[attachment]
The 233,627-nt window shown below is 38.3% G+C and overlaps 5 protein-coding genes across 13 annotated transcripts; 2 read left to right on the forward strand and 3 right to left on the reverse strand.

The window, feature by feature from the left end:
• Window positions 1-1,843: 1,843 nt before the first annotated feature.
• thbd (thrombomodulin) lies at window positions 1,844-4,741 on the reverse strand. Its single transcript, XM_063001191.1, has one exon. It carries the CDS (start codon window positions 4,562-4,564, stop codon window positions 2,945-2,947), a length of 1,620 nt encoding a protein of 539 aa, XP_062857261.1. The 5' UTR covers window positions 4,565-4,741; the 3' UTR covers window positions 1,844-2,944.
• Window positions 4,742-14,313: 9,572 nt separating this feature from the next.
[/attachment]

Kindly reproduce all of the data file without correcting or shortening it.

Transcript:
The 233,627-nt window shown below is 38.3% G+C and overlaps 5 protein-coding genes across 13 annotated transcripts; 2 read left to right on the forward strand and 3 right to left on the reverse strand.

The window, feature by feature from the left end:
• Window positions 1-1,843: 1,843 nt before the first annotated feature.
• thbd (thrombomodulin) lies at window positions 1,844-4,741 on the reverse strand. Its single transcript, XM_063001191.1, has one exon. It carries the CDS (start codon window positions 4,562-4,564, stop codon window positions 2,945-2,947), a length of 1,620 nt encoding a protein of 539 aa, XP_062857261.1. The 5' UTR covers window positions 4,565-4,741; the 3' UTR covers window positions 1,844-2,944.
• Window positions 4,742-14,313: 9,572 nt separating this feature from the next.